In a joint response to an Australian government consultation paper on ticket reselling, website StubHub, online retailers eBay and Gumtree argue, “…there is no public policy reason as to why the sale of tickets to commercial events should be treated differently to that of the sale of any other goods and service in this regard”.
Dr O’Brien says the question of whether someone should be allowed to profit from the resale of a ticket goes beyond economic considerations.
“If the scalper is simply extracting a buyer’s maximum willingness to pay, they are not forcing anyone to do anything they don’t want to,” he says. “The real issue is equity, rather than efficiency. By purchasing products at market value and selling at much higher prices, they are pricing groups of people out of the market.”
In other industries, if a product is proving popular, more can be ordered. If a movie is selling out, more session times can be added. Artists often add shows to try and meet demand, but travel schedules can be tight and exhaustion is a factor.
In the case of one-off sporting events like the World Cup football final, the ability to increase supply to meet demand simply isn’t possible. The uniqueness of many events also means that competition – which can help keep prices low in a marketplace – is non-existent.
The secondary marketplace
Once scalpers or brokers identify an event that may make them a profit, they will try and obtain tickets before they go on sale or release their automated ticket-buying software robots. These bots have a history of circumventing security features and bulk buy tickets before you’ve even selected a date from the drop-down menu. But it’s not just professionals with software bots who are doing the scalping.
Amateur scalpers are also buying tickets to make some extra money, and some fans are purchasing more tickets than they need before selling the overs at a profit to cover their expenses.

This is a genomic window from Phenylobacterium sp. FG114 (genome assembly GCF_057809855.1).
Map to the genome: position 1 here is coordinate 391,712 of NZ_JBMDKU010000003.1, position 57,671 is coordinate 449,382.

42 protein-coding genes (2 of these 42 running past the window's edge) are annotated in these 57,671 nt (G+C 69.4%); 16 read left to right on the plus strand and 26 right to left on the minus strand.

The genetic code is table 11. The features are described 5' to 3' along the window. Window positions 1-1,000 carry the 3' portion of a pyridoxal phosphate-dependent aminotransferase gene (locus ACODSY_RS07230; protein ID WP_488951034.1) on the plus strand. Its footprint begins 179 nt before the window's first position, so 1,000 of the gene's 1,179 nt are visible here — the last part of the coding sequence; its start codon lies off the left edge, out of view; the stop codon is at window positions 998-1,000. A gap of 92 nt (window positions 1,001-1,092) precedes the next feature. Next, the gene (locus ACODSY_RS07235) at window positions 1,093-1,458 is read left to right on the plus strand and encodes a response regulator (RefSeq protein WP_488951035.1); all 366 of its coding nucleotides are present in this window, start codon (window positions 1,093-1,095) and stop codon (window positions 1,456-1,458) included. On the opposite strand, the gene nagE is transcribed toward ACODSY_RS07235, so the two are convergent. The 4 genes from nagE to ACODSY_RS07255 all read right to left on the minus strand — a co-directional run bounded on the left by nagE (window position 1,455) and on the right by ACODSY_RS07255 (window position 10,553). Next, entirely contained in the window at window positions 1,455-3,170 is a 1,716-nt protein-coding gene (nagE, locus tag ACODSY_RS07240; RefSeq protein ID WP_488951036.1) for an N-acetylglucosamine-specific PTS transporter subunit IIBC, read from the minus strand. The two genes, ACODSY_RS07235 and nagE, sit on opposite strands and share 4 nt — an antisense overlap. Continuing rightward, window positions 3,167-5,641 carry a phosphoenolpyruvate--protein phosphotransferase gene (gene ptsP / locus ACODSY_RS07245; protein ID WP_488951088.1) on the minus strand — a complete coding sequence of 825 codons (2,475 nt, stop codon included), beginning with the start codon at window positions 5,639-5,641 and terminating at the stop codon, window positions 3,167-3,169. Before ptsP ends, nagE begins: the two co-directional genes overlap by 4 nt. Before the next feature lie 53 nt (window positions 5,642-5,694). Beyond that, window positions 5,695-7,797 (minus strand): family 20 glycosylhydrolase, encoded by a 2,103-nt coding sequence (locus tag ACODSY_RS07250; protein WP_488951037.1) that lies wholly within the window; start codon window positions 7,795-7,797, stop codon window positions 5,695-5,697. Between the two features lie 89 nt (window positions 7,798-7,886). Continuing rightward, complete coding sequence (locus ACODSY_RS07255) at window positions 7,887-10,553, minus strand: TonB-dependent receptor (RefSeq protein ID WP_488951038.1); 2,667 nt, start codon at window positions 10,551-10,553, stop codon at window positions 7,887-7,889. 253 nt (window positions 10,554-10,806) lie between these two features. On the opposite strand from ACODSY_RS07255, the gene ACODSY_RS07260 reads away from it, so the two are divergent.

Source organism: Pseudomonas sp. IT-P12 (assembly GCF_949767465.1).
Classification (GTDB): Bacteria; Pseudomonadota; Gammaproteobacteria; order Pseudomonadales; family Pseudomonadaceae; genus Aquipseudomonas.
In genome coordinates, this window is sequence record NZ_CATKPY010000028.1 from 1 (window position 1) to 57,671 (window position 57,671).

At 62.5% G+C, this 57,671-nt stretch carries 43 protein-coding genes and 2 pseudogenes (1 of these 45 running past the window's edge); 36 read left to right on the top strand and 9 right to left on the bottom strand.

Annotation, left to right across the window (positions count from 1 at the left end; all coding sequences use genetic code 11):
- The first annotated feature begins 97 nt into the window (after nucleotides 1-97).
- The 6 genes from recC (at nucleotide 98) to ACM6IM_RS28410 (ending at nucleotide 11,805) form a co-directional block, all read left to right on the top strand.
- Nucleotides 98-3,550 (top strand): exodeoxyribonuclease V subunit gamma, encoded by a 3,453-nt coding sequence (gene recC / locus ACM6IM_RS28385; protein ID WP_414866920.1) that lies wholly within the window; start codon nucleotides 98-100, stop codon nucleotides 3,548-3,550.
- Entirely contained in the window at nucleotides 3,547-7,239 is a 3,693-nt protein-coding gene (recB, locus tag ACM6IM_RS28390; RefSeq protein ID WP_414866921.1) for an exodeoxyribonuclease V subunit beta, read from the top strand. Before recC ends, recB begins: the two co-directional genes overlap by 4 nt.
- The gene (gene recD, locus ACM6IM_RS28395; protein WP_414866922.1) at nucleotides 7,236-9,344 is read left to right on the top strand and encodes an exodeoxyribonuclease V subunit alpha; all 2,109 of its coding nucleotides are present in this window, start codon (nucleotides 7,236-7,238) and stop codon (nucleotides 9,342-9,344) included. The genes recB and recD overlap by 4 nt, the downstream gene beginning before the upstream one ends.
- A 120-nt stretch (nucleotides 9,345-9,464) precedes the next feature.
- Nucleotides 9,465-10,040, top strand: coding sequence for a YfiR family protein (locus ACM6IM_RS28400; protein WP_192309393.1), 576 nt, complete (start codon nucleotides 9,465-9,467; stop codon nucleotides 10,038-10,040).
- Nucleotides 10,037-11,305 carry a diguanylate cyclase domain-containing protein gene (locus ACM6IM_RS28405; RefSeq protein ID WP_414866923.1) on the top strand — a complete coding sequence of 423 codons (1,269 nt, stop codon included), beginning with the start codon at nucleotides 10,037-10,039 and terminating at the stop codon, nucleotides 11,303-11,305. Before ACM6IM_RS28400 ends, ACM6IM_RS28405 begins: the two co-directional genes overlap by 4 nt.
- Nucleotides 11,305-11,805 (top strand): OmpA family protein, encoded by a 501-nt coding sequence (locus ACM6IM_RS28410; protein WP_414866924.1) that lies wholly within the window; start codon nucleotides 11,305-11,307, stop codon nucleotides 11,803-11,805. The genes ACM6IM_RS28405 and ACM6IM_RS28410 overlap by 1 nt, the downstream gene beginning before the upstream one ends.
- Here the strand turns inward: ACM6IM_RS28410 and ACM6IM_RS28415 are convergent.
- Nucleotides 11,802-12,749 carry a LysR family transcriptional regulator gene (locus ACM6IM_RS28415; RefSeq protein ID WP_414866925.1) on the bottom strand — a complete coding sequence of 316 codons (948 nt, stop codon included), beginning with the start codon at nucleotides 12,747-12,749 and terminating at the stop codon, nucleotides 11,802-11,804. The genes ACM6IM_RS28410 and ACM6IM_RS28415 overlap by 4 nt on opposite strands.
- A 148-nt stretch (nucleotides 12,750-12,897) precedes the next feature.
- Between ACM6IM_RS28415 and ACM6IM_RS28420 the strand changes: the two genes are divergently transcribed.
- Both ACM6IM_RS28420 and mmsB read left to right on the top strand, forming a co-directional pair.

All these tickets are quickly uploaded to ticket reselling websites like eBay, Viagogo and Ticketmaster Resale, where they are often sold for many times their original value, with the website charging a service or booking fee.
Fans who missed out on tickets from the original seller have no option than to pay the asking price or miss out on the event altogether.
There’s also the risk that a ticket bought from a scalper may be cancelled by the event organiser if the promoters believe it breaches the terms and conditions of the sale – something the new NSW laws looks to address.
Importantly, not all resellers are the same and these secondary marketplaces have varying degrees of consumer protection in place. There’s always a risk the ticket isn’t genuine or doesn’t arrive at all.
In August 2017, the Australian Competition and Consumer Commission (ACCC) announced they would be taking Viagogo to the Federal Court alleging it breached the Australian Consumer Law by misleading consumers. The ACCC received more than 470 contacts about Viagogo from Australian consumers in the first eight months of 2017.
What’s being done to stop ticket scalping in Australia?
While there is currently no national legislation that prohibits selling a ticket for profit or outlawing bots, in late 2017 the federal government did release a consultation paper, Ticket Reselling in Australia to gather impact statements and responses to five options aimed at reducing consumer detriment. Responses from the likes of LPA, eBay Inc. and CHOICE differed in their stance.
Some artists are giving verified fans first access to tickets. Others are partnering with official resellers who limit the price a ticket can be resold for.
Stadiums and ticket outlets are trawling secondary marketplaces cancelling tickets that break their terms and conditions.